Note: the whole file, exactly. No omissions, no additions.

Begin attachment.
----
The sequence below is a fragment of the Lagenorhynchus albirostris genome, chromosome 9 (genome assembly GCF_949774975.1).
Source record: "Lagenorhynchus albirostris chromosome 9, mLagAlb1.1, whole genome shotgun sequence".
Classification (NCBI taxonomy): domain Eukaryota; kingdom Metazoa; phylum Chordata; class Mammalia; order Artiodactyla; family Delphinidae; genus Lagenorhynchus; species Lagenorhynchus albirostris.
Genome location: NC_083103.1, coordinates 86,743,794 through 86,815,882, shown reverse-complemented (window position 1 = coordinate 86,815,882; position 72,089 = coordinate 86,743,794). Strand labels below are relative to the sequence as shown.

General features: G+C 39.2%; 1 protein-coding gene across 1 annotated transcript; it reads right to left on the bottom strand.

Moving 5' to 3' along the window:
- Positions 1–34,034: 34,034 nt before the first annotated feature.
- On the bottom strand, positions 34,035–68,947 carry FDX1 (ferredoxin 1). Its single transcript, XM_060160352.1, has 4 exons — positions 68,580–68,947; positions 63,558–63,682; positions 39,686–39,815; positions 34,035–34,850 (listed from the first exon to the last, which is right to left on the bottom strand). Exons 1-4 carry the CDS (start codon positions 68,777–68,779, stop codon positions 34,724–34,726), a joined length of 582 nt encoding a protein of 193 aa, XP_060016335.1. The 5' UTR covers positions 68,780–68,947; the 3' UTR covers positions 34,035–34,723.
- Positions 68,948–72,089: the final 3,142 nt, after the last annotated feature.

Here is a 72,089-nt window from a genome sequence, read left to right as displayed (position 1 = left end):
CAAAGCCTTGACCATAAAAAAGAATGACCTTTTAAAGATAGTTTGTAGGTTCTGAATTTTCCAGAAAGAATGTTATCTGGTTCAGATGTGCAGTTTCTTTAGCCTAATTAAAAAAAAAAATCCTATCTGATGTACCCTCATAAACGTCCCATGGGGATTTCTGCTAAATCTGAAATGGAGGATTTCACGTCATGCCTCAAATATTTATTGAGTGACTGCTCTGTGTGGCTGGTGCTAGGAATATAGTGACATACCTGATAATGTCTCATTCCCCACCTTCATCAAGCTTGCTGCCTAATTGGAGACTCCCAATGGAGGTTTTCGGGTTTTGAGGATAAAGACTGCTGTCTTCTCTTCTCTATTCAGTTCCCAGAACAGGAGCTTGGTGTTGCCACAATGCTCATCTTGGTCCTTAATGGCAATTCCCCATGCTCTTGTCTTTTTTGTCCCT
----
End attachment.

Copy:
The sequence below is a fragment of the Lagenorhynchus albirostris genome, chromosome 9 (genome assembly GCF_949774975.1).
Source record: "Lagenorhynchus albirostris chromosome 9, mLagAlb1.1, whole genome shotgun sequence".
Classification (NCBI taxonomy): domain Eukaryota; kingdom Metazoa; phylum Chordata; class Mammalia; order Artiodactyla; family Delphinidae; genus Lagenorhynchus; species Lagenorhynchus albirostris.
Genome location: NC_083103.1, coordinates 86,743,794 through 86,815,882, shown reverse-complemented (window position 1 = coordinate 86,815,882; position 72,089 = coordinate 86,743,794). Strand labels below are relative to the sequence as shown.

General features: G+C 39.2%; 1 protein-coding gene across 1 annotated transcript; it reads right to left on the bottom strand.

Moving 5' to 3' along the window:
- Positions 1–34,034: 34,034 nt before the first annotated feature.
- On the bottom strand, positions 34,035–68,947 carry FDX1 (ferredoxin 1). Its single transcript, XM_060160352.1, has 4 exons — positions 68,580–68,947; positions 63,558–63,682; positions 39,686–39,815; positions 34,035–34,850 (listed from the first exon to the last, which is right to left on the bottom strand). Exons 1-4 carry the CDS (start codon positions 68,777–68,779, stop codon positions 34,724–34,726), a joined length of 582 nt encoding a protein of 193 aa, XP_060016335.1. The 5' UTR covers positions 68,780–68,947; the 3' UTR covers positions 34,035–34,723.
- Positions 68,948–72,089: the final 3,142 nt, after the last annotated feature.

Here is a 72,089-nt window from a genome sequence, read left to right as displayed (position 1 = left end):
CAAAGCCTTGACCATAAAAAAGAATGACCTTTTAAAGATAGTTTGTAGGTTCTGAATTTTCCAGAAAGAATGTTATCTGGTTCAGATGTGCAGTTTCTTTAGCCTAATTAAAAAAAAAAATCCTATCTGATGTACCCTCATAAACGTCCCATGGGGATTTCTGCTAAATCTGAAATGGAGGATTTCACGTCATGCCTCAAATATTTATTGAGTGACTGCTCTGTGTGGCTGGTGCTAGGAATATAGTGACATACCTGATAATGTCTCATTCCCCACCTTCATCAAGCTTGCTGCCTAATTGGAGACTCCCAATGGAGGTTTTCGGGTTTTGAGGATAAAGACTGCTGTCTTCTCTTCTCTATTCAGTTCCCAGAACAGGAGCTTGGTGTTGCCACAATGCTCATCTTGGTCCTTAATGGCAATTCCCCATGCTCTTGTCTTTTTTGTCCCT